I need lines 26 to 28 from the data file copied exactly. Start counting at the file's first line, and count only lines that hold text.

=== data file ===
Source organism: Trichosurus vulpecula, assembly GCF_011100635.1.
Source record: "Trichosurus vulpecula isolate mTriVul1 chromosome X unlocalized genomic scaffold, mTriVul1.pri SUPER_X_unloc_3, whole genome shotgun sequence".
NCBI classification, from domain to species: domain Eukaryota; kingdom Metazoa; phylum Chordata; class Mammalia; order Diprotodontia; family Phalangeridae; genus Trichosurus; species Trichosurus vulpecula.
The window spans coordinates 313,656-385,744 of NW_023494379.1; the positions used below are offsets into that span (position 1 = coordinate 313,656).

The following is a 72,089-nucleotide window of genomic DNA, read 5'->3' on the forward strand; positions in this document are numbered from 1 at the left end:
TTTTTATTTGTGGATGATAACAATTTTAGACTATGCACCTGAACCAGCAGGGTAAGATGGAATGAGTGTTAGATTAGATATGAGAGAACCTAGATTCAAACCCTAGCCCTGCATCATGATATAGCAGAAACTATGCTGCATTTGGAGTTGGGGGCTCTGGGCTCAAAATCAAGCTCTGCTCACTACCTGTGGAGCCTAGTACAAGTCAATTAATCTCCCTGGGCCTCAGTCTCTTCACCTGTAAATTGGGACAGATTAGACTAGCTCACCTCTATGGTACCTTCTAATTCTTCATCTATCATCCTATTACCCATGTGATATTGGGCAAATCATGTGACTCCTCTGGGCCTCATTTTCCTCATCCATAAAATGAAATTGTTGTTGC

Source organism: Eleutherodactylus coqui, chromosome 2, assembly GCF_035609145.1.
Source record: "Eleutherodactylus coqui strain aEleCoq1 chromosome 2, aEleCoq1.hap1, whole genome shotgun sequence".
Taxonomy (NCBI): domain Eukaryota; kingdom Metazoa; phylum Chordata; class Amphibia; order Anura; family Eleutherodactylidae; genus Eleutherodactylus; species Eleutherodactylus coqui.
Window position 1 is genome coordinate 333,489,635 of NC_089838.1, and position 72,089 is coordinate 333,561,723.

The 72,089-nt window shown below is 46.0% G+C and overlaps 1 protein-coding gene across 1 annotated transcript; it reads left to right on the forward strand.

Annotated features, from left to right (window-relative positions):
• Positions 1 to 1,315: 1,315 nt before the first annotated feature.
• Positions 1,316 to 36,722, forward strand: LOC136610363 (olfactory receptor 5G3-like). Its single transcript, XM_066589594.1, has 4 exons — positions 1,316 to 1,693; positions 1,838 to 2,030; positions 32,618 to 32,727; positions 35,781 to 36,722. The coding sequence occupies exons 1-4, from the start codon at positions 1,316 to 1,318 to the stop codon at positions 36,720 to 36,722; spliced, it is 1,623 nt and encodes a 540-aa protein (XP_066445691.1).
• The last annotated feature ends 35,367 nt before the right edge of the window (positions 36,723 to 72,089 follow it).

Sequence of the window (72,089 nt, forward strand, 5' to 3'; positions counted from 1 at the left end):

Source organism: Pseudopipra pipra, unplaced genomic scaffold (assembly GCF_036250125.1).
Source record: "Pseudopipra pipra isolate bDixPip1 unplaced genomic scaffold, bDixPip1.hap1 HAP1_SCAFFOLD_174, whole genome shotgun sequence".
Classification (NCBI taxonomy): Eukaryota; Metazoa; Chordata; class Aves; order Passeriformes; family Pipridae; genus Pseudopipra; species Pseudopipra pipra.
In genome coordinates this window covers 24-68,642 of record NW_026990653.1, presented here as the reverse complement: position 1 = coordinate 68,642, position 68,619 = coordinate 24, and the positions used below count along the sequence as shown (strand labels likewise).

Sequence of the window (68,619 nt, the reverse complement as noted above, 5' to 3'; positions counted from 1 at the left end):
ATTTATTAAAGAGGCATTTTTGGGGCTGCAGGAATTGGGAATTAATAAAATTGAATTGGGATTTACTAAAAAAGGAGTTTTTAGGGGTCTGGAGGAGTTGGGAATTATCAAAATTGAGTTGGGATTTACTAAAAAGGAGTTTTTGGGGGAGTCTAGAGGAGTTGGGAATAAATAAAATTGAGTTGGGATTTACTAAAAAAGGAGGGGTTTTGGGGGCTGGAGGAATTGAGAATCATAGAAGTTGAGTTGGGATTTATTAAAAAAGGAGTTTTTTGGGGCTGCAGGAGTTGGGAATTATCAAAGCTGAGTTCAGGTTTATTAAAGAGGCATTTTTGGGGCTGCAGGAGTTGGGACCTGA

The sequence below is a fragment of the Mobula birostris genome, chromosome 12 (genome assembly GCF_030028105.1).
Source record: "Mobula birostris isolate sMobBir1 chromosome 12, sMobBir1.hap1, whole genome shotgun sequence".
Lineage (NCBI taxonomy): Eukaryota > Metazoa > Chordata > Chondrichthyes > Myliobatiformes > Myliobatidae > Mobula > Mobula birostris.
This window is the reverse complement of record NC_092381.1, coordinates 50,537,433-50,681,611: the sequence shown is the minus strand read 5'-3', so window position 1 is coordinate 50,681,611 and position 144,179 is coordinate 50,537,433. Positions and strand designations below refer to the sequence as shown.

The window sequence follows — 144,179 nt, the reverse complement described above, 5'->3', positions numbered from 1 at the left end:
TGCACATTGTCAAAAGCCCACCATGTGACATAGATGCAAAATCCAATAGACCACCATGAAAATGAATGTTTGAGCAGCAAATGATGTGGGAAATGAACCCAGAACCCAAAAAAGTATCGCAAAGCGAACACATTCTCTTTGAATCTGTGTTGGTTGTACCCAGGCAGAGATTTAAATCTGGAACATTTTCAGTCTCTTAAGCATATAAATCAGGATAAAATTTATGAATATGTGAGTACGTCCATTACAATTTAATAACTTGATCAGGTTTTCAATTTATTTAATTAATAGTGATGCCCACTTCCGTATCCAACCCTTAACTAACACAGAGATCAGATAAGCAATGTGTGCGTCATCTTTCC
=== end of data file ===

This window is the reverse complement of record NC_092381.1, coordinates 50,537,433-50,681,611: the sequence shown is the minus strand read 5'-3', so window position 1 is coordinate 50,681,611 and position 144,179 is coordinate 50,537,433. Positions and strand designations below refer to the sequence as shown.

The window sequence follows — 144,179 nt, the reverse complement described above, 5'->3', positions numbered from 1 at the left end:
TGCACATTGTCAAAAGCCCACCATGTGACATAGATGCAAAATCCAATAGACCACCATGAAAATGAATGTTTGAGCAGCAAATGATGTGGGAAATGAACCCAGAACCCAAAAAAGTATCGCAAAGCGAACACATTCTCTTTGAATCTGTGTTGGTTGTACCCAGGCAGAGATTTAAATCTGGAACATTTTCAGTCTCTTAAGCATATAAATCAGGATAAAATTTATGAATATGTGAGTACGTCCATTACAATTTAATAACTTGATCAGGTTTTCAATTTATTTAATTAATAGTGATGCCCACTTCCGTATCCAACCCTTAACTAACACAGAGATCAGATAAGCAATGTGTGCGTCATCTTTCC